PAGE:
As you prepare the Fiscal Year (FY) 2022 appropriations, we write to respectfully request that you work to ensure that the Department of Justice (DOJ) implements the Ashanti Alert Act of 2018 (Pub L. 115-401), and that this effort is fully funded in FY 2022.  We appreciate that the Subcommittee included $1 million for Ashanti Alert Network funding in the FY21 spending bill, and we were pleased that President Biden, too, has recognized the importance of the Ashanti Alert in his proposed budget for FY22. 

On December 31, 2018, the Ashanti Alert Act was signed into law, after it passed both the Senate and the House of Representatives with strong bipartisan support. The law requires DOJ to establish a national communications network, named the Ashanti Alert, to assist regional and local search efforts for certain missing adults. In addition, the Ashanti Alert Act requires the Attorney General to designate a national coordinator to work with states to establish Ashanti Alert systems and to develop voluntary guidelines that states (as well as territories) should use in creating their networks.

In the FY20 Consolidated Appropriations Act (P.L. 116-93), Congress directed DOJ to report on both the status of its Ashanti Alert Act implementation efforts, as well as establish a deadline for final implementation no later than March 19, 2020.[1]  While DOJ has not yet fully implemented the program, we are glad to see recent progress.  The Bureau of Justice Assistance (BJA), which administers the Ashanti Alert program, is assisting various states with their existing alert programs for missing adults in an effort to ensure the programs are consistent with national Ashanti Alert guidance.  Additionally, BJA is encouraging all other states, territories, and tribes to adopt Ashanti Alert plans and has identified states and tribes to serve as possible pilot sites for enhancing Ashanti alerting capabilities.  Two states, including Virginia, have adopted formal Ashanti Alert programs.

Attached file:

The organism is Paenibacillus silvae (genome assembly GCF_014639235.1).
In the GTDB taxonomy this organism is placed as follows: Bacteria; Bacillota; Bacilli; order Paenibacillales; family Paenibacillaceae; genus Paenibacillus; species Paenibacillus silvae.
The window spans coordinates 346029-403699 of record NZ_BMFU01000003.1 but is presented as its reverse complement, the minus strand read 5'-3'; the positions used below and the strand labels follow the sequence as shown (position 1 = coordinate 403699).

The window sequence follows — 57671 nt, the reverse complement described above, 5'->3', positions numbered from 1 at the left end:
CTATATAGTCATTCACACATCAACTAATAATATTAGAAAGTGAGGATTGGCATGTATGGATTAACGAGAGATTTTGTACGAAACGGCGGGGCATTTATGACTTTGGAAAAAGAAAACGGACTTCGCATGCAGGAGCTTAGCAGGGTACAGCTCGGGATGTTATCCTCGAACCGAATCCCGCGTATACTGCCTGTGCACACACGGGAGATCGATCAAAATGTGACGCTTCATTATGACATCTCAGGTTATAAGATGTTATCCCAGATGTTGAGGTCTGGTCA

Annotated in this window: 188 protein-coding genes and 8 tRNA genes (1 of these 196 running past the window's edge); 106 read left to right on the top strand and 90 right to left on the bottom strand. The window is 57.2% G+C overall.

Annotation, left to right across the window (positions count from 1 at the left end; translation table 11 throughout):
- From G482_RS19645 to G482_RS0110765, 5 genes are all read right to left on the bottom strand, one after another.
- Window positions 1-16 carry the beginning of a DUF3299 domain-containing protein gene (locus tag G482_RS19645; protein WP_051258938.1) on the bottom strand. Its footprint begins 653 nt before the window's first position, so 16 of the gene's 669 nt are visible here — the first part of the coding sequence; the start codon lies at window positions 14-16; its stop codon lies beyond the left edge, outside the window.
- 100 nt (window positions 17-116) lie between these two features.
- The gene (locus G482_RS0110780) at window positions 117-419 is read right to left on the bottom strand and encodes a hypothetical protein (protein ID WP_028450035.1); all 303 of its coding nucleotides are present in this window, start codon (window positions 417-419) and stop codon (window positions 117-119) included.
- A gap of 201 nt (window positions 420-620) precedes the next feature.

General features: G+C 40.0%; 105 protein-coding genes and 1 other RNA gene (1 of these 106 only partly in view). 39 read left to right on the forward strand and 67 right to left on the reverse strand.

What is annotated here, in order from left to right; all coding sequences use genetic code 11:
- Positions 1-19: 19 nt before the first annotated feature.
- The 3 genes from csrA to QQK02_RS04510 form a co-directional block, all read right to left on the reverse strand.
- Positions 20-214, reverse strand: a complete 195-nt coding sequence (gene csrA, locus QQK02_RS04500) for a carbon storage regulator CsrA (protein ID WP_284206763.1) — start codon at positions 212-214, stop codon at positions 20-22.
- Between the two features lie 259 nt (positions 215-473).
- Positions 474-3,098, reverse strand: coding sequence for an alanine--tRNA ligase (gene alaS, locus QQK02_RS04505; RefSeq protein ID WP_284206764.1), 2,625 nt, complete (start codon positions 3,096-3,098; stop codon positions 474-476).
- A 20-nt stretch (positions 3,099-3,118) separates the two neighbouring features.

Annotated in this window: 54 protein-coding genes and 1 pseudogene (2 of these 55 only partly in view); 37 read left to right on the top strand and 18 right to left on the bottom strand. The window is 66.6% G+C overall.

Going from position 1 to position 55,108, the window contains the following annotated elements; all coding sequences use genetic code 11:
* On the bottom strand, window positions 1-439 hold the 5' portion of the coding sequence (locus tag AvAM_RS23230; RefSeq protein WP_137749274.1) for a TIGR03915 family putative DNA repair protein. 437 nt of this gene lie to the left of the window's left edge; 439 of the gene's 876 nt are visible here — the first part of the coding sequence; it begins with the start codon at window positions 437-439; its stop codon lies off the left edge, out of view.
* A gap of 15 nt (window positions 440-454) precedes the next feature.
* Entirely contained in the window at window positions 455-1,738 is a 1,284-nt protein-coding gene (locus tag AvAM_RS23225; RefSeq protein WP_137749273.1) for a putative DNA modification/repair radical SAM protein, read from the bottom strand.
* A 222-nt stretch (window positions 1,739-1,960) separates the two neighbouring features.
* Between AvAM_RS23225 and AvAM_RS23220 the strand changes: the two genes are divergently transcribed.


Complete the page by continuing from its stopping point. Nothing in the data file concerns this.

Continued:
This law was borne out of the tragic death of Ashanti Billie, a 19 year old who was abducted in Norfolk, Virginia and whose body was discovered 11 days after she was first reported missing. Because Ashanti was too old for an Amber Alert to be issued and no similar network for adults existed at the time, her parents, family, and friends struggled to get word out of her disappearance in a timely fashion. 

Thus, it is imperative that the Ashanti Alert Act receives full funding and the Department fully implement it in order to advance its goals of transforming the lives and safety of Americans. Full funding ensures that DOJ, law enforcement agencies, and relevant entities and stakeholders have the necessary resources to implement the Ashanti Alert network effectively at the soonest possible date.

We appreciate the Subcommittee’s past support for the Ashanti Alert Act, and efforts made by Subcommittee staff to ensure implementation.  We hope the Subcommittee will continue to demonstrate strong support for the Ashanti Alert Act for FY 2022.

Thank you for your consideration of our request.

Sincerely,

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[1] Rep. Nita Lowey, “Explanatory Statement Submitted by Mrs. Lowey, Chairwoman of the House Committee on Appropriations Regarding H.R. 1158, Consolidated Appropriations Act, 2020,” Congressional Record, vol. 165, no. 204 – Book II, (December 17, 2019), p. H10966.